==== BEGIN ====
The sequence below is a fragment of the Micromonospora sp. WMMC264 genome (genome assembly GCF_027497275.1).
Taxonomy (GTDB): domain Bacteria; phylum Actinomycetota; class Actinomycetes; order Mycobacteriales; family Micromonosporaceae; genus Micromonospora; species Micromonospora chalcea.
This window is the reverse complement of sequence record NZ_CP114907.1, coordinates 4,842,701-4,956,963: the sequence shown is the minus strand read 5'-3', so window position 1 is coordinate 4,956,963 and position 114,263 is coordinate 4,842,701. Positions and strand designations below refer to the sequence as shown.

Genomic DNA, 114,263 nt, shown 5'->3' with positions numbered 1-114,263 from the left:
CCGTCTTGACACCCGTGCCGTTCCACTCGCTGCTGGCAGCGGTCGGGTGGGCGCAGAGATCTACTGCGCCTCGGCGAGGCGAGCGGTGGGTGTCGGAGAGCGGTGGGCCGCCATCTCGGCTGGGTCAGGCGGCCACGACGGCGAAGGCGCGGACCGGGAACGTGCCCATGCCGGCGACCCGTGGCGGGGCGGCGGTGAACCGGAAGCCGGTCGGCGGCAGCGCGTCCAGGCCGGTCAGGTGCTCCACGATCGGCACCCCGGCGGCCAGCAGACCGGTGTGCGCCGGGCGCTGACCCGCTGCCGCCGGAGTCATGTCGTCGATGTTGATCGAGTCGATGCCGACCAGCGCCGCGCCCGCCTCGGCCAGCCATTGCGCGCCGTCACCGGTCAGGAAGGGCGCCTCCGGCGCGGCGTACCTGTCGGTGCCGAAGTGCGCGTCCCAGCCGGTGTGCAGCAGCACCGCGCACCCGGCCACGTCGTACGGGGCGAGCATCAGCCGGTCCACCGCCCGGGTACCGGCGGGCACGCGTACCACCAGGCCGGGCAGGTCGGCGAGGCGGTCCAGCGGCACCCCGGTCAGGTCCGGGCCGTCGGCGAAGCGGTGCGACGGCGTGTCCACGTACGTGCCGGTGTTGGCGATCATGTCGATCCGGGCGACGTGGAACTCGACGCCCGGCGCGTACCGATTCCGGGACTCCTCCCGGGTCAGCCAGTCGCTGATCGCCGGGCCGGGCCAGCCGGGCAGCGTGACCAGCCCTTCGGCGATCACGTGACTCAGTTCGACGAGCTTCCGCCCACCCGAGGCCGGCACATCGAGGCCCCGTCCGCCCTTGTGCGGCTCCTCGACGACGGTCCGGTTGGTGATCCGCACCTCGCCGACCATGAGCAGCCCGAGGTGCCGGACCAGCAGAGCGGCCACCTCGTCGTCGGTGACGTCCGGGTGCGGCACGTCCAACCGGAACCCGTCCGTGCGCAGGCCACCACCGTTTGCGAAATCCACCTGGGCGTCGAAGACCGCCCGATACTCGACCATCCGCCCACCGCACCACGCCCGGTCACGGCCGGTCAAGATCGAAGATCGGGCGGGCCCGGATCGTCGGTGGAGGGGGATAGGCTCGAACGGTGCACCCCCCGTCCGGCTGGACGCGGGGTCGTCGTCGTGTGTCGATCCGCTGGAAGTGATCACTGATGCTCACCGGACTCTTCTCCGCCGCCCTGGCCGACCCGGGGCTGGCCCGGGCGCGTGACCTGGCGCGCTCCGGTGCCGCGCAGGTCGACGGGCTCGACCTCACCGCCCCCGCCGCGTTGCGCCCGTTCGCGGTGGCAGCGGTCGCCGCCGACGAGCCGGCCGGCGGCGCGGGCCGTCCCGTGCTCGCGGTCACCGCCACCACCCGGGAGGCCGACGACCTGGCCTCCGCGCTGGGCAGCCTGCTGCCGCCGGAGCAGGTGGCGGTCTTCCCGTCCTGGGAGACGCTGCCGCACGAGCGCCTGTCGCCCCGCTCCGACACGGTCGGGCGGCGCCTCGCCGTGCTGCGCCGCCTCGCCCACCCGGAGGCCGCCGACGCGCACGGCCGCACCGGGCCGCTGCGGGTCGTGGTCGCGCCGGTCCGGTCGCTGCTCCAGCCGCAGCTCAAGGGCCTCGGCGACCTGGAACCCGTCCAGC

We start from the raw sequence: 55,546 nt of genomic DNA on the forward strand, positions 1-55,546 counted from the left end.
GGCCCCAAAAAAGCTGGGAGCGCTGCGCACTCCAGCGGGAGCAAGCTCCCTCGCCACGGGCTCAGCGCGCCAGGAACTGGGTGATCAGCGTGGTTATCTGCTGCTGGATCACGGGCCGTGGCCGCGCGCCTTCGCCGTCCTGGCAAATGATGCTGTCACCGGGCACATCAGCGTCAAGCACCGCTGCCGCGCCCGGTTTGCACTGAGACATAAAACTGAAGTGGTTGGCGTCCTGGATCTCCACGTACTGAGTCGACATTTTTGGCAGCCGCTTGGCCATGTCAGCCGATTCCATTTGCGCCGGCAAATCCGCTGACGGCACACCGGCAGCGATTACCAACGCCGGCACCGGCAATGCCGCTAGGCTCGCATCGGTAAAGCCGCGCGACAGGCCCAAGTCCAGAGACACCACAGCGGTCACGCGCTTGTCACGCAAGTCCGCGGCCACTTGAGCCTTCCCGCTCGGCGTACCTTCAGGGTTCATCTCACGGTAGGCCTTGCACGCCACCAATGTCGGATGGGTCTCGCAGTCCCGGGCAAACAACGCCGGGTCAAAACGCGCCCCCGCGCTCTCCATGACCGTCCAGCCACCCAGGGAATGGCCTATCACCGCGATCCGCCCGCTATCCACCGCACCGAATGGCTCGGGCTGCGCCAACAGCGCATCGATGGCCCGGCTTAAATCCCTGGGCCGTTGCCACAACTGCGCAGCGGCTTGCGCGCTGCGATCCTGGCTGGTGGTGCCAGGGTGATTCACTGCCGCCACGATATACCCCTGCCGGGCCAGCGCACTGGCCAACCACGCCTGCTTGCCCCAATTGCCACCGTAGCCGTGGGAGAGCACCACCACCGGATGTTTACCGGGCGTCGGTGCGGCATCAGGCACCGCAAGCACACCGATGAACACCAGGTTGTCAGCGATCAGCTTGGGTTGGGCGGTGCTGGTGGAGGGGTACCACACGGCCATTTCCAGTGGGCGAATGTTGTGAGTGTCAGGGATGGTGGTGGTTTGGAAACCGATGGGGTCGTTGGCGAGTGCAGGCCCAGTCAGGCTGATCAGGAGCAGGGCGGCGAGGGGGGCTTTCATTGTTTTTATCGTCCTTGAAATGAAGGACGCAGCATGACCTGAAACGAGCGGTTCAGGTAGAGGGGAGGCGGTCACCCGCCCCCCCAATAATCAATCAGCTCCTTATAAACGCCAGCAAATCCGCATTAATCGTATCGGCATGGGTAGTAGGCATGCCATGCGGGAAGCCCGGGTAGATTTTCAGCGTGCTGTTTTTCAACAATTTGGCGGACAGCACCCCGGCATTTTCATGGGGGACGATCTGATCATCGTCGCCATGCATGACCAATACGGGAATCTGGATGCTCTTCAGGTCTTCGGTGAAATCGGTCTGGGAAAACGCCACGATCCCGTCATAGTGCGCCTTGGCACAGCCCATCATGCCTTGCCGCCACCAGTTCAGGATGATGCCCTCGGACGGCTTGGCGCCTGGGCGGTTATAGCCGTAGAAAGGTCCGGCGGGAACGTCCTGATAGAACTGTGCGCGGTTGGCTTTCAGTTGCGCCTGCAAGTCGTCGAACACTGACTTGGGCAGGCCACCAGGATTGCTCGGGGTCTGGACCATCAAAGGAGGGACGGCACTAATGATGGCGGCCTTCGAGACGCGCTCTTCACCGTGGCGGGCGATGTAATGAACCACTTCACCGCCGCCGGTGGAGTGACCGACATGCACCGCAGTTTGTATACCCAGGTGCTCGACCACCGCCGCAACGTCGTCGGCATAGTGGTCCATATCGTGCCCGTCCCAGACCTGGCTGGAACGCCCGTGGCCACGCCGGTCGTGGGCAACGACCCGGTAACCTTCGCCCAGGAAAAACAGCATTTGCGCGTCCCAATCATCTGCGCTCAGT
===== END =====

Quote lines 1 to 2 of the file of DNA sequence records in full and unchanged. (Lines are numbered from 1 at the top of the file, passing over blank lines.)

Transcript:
The sequence below is a fragment of the Micromonospora sp. WMMC264 genome (genome assembly GCF_027497275.1).
Taxonomy (GTDB): domain Bacteria; phylum Actinomycetota; class Actinomycetes; order Mycobacteriales; family Micromonosporaceae; genus Micromonospora; species Micromonospora chalcea.